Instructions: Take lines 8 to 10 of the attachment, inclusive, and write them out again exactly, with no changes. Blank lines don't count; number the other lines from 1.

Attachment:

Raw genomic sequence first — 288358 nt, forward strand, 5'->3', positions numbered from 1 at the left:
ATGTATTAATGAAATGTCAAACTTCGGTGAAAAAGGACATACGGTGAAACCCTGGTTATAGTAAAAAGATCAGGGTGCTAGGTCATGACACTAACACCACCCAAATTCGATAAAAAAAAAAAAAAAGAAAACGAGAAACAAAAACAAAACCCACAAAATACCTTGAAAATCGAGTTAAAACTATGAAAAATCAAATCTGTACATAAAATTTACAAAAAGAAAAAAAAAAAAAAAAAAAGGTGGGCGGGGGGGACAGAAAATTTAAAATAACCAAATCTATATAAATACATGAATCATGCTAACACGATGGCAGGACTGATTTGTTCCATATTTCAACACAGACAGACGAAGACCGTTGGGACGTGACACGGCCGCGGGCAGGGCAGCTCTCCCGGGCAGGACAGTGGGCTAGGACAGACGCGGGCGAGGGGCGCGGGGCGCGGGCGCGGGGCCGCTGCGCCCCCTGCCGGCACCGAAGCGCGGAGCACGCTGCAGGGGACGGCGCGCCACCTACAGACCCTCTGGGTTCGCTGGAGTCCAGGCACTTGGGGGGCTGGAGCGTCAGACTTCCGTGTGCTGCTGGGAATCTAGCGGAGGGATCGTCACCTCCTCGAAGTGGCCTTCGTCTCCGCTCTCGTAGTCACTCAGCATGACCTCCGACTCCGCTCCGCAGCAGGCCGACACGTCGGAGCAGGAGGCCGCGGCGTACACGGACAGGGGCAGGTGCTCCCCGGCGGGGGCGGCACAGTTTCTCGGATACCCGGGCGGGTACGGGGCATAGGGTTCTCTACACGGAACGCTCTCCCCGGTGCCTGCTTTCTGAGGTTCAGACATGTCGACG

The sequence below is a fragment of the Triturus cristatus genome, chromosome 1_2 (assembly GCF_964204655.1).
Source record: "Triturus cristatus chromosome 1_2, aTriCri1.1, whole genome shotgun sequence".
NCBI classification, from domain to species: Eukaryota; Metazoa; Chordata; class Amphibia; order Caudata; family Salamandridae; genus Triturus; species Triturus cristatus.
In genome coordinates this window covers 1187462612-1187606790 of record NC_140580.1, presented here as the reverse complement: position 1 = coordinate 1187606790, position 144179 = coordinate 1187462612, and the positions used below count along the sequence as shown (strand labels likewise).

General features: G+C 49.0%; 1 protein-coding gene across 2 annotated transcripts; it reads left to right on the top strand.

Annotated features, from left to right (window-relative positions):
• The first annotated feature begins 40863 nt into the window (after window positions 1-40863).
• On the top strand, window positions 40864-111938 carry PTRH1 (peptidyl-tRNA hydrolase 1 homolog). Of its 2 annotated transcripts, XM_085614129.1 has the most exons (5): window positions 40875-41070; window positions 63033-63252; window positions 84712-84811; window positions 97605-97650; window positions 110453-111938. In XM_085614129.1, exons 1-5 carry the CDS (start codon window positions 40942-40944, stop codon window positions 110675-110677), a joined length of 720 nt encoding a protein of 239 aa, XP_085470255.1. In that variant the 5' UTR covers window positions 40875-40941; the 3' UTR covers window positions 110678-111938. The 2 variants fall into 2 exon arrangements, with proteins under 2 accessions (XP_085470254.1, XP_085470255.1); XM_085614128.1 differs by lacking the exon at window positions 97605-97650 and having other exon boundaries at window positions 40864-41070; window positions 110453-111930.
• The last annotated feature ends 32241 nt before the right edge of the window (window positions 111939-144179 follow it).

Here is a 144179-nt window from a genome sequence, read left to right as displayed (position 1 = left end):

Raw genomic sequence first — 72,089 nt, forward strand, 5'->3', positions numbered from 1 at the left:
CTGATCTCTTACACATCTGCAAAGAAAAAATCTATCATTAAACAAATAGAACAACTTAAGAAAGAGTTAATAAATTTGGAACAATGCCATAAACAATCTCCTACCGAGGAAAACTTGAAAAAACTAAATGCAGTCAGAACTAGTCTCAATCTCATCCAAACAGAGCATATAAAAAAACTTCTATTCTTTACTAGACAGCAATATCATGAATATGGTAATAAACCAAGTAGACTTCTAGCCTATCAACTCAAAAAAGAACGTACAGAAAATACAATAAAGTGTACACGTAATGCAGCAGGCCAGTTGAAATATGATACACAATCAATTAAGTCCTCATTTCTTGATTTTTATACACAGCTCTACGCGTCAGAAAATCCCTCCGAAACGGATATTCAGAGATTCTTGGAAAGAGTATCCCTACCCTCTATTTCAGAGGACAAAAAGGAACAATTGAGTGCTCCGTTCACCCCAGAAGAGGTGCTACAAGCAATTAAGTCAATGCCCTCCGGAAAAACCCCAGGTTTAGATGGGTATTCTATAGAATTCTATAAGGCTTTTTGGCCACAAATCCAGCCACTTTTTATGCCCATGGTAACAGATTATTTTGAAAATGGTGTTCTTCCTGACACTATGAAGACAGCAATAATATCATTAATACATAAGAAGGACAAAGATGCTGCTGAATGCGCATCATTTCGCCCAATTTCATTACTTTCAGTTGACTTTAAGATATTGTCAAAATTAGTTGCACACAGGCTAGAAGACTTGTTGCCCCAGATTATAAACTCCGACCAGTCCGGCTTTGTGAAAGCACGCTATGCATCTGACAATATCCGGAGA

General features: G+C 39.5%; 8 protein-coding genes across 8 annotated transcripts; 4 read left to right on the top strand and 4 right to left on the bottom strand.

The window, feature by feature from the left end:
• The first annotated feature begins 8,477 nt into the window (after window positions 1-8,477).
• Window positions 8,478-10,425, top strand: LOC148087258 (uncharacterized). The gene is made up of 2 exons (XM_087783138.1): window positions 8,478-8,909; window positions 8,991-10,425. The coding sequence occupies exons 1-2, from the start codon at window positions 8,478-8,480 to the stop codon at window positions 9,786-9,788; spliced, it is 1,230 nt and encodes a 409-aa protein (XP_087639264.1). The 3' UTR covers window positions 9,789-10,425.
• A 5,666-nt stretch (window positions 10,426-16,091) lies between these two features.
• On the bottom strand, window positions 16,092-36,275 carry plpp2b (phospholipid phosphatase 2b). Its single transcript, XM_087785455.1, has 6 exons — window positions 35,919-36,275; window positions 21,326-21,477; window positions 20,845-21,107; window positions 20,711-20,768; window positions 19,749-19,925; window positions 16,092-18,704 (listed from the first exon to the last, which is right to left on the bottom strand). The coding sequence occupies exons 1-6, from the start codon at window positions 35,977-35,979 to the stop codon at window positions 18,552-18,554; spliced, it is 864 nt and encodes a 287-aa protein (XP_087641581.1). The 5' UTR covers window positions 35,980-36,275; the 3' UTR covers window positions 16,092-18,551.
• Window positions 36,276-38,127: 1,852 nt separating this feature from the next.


Annotated features, from left to right (window-relative positions):
• The first annotated feature begins 40863 nt into the window (after window positions 1-40863).
• On the top strand, window positions 40864-111938 carry PTRH1 (peptidyl-tRNA hydrolase 1 homolog). Of its 2 annotated transcripts, XM_085614129.1 has the most exons (5): window positions 40875-41070; window positions 63033-63252; window positions 84712-84811; window positions 97605-97650; window positions 110453-111938. In XM_085614129.1, exons 1-5 carry the CDS (start codon window positions 40942-40944, stop codon window positions 110675-110677), a joined length of 720 nt encoding a protein of 239 aa, XP_085470255.1. In that variant the 5' UTR covers window positions 40875-40941; the 3' UTR covers window positions 110678-111938. The 2 variants fall into 2 exon arrangements, with proteins under 2 accessions (XP_085470254.1, XP_085470255.1); XM_085614128.1 differs by lacking the exon at window positions 97605-97650 and having other exon boundaries at window positions 40864-41070; window positions 110453-111930.